Saturday, March 5, 2016

About That Thing That Just Happened on The 100

SPOILERS below for the most recent episode of The 100.




There's a saying that I've heard from time to time: "Writing is not performance art." What it means is that writing is something that one does privately, and over a great deal of time--that writing mistakes are not the end of the world, because they can always be corrected before publication.

But television writing, in many ways, is performance art. Television writers are hemmed in by what they've written before, and they are at the mercy of totally unforeseeable real-world events. They may start a plotline early in a season, and only discover after seven episodes have been filmed that viewers hate it. They may have to quickly wrap up a planned four-season arc when their show gets canceled in season two. They may invest a great deal of characterization and worldbuilding into a character, only for the actor to get another show.

Fans of The 100 are reeling, at the moment, from the death of Lexa. Some people feel particularly betrayed, because Lexa was a lesbian (presumably--people tend not to mention sexualities on The 100) and her death therefore follows an unfortunate pattern, in television, of lesbians being killed off. The pattern is more complex than that, honestly, and is deeply tied into the way lesbians were most frequently represented in mainstream television until very recently, and into the fact that until quite recently, lesbians were represented very rarely in mainstream television. The past few years have been very good, for representation, but it was not so long ago that the mere fact of having a recurring gay character was a huge risk for a TV show to take. The 100 is, after all, the first network drama ever to have a central non-straight lead.

So these feelings of betrayal are understandable. But Lexa's death is not a shock. Astute viewers have known that Lexa would die this season more-or-less since it was announced she would be in this season. Not because Lexa is a lesbian, but because Lexa's actress is a series regular on another, better-rated, higher-paying show. The moment Alycia Debnam-Carey was cast on Fear the Walking Dead, the writers of The 100 were faced with a hard choice: How do they deal with the fact that Lexa can't be around much longer?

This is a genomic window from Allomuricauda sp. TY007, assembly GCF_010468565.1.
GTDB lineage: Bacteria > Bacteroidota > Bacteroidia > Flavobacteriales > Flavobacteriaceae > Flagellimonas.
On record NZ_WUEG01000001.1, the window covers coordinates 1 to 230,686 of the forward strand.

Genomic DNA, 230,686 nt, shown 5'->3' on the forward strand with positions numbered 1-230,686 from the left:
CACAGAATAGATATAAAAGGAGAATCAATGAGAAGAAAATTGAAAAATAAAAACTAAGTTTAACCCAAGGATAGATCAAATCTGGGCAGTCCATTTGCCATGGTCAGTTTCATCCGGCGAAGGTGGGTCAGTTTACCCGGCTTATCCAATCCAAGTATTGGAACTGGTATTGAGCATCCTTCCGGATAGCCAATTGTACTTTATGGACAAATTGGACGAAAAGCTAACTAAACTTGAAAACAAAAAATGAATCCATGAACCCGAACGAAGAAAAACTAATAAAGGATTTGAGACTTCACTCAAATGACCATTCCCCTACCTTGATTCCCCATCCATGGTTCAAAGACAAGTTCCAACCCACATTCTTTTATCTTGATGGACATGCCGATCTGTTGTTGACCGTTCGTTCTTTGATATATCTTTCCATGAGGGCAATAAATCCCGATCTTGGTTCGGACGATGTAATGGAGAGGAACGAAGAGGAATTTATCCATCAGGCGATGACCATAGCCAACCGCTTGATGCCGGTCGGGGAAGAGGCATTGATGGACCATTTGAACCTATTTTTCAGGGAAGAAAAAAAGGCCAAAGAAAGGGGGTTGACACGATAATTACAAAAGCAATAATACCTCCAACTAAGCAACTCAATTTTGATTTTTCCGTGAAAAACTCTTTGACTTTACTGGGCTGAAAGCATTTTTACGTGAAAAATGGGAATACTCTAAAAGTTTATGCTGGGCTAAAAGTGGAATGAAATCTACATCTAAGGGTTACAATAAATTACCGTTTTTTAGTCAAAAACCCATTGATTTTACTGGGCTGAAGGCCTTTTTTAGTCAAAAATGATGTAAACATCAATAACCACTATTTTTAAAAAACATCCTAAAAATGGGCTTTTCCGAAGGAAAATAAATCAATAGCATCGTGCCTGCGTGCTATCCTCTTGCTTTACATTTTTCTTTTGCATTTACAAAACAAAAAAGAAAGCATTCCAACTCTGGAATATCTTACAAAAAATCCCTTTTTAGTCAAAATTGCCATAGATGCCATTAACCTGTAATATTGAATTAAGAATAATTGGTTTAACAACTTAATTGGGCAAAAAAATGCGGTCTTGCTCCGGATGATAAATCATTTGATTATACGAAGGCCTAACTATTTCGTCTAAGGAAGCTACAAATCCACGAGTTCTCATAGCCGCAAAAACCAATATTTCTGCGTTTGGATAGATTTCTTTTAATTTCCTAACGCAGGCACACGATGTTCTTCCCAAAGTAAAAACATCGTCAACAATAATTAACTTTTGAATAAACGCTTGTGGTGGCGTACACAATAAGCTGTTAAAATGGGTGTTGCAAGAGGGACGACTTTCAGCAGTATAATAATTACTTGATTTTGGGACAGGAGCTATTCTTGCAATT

They could have simply not brought her back for season three. But doing so would mean abandoning any hope of expanding the world of The 100; you cannot tell a political story in this world without including Lexa. A third season without Lexa would have meant a third season spent entirely in Arkadia. And The 100 has quite simply exhausted the stories that it can tell in that setting.

They could have killed her off-screen, in between seasons, and written season three with another character as commander. I call that option the "worst of both worlds" choice.

Finally, I suppose, they could have found a way to remove Lexa as commander--and from Clarke's life--without killing her. This would likely have necessitated some major rewrites of the season's plot, but it wouldn't have been the momentum-killer that not bringing her back at all would have been. It would have allowed Polis and the Twelve Clans and the AI to remain as worldbuilding and story engines, it would have allowed Lexa and Clarke a reunion, and it would have allowed Lexa to escape with her life.

The problem is, I can't think of any way to actually do that. Or, well, I can think of ways--it's fiction, there's literally always a way--but they're all really stupid. They all require breaking the worldbuilding or the characterization in some way. I want to stress that: Every idea I can think of to remove Lexa from the story without killing her utterly defies her characterization. Lexa considers her duty to her people to be her utmost responsibility. She is a forward-thinking, ever-burdened leader who is attempting to secure not just a better present, but a better future for her people--and she's doing so while knowing it will likely cost her her life. We've known this about Lexa since season two: She takes her responsibilities seriously, and she puts her people first. Any writing decision that removes Lexa from her position as commander while she lives necessarily contradicts that central aspect of her character.